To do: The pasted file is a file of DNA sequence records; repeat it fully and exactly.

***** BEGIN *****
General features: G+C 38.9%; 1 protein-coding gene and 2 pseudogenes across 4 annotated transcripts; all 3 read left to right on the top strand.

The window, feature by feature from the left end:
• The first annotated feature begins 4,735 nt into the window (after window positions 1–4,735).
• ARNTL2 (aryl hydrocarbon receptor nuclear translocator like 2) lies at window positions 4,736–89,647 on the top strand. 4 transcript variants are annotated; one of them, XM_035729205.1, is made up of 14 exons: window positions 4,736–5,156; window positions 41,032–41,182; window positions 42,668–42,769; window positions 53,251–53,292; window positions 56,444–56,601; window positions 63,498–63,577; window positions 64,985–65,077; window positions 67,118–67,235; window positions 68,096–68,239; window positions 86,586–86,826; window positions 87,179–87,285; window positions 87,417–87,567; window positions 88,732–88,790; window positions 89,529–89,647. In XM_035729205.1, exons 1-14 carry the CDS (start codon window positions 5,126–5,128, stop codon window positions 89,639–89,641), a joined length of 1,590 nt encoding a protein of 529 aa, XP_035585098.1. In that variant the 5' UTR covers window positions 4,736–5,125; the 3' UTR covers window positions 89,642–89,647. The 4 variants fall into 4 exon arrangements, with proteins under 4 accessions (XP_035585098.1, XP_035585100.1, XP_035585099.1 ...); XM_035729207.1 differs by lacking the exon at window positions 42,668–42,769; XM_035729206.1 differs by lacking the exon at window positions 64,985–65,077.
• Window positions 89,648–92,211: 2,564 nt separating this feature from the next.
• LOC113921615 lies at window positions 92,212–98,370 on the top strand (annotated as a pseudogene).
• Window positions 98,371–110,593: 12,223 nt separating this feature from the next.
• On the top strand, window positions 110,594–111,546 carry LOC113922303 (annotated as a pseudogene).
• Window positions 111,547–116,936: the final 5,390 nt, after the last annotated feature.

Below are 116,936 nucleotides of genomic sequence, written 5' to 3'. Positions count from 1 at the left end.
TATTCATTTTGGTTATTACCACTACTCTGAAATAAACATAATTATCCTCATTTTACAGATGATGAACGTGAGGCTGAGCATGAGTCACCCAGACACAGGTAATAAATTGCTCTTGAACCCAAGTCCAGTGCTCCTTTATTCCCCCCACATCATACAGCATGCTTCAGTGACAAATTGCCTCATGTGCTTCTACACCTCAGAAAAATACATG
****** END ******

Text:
General features: G+C 38.9%; 1 protein-coding gene and 2 pseudogenes across 4 annotated transcripts; all 3 read left to right on the top strand.

The window, feature by feature from the left end:
• The first annotated feature begins 4,735 nt into the window (after window positions 1–4,735).
• ARNTL2 (aryl hydrocarbon receptor nuclear translocator like 2) lies at window positions 4,736–89,647 on the top strand. 4 transcript variants are annotated; one of them, XM_035729205.1, is made up of 14 exons: window positions 4,736–5,156; window positions 41,032–41,182; window positions 42,668–42,769; window positions 53,251–53,292; window positions 56,444–56,601; window positions 63,498–63,577; window positions 64,985–65,077; window positions 67,118–67,235; window positions 68,096–68,239; window positions 86,586–86,826; window positions 87,179–87,285; window positions 87,417–87,567; window positions 88,732–88,790; window positions 89,529–89,647. In XM_035729205.1, exons 1-14 carry the CDS (start codon window positions 5,126–5,128, stop codon window positions 89,639–89,641), a joined length of 1,590 nt encoding a protein of 529 aa, XP_035585098.1. In that variant the 5' UTR covers window positions 4,736–5,125; the 3' UTR covers window positions 89,642–89,647. The 4 variants fall into 4 exon arrangements, with proteins under 4 accessions (XP_035585098.1, XP_035585100.1, XP_035585099.1 ...); XM_035729207.1 differs by lacking the exon at window positions 42,668–42,769; XM_035729206.1 differs by lacking the exon at window positions 64,985–65,077.
• Window positions 89,648–92,211: 2,564 nt separating this feature from the next.
• LOC113921615 lies at window positions 92,212–98,370 on the top strand (annotated as a pseudogene).
• Window positions 98,371–110,593: 12,223 nt separating this feature from the next.
• On the top strand, window positions 110,594–111,546 carry LOC113922303 (annotated as a pseudogene).
• Window positions 111,547–116,936: the final 5,390 nt, after the last annotated feature.

Below are 116,936 nucleotides of genomic sequence, written 5' to 3'. Positions count from 1 at the left end.
TATTCATTTTGGTTATTACCACTACTCTGAAATAAACATAATTATCCTCATTTTACAGATGATGAACGTGAGGCTGAGCATGAGTCACCCAGACACAGGTAATAAATTGCTCTTGAACCCAAGTCCAGTGCTCCTTTATTCCCCCCACATCATACAGCATGCTTCAGTGACAAATTGCCTCATGTGCTTCTACACCTCAGAAAAATACATG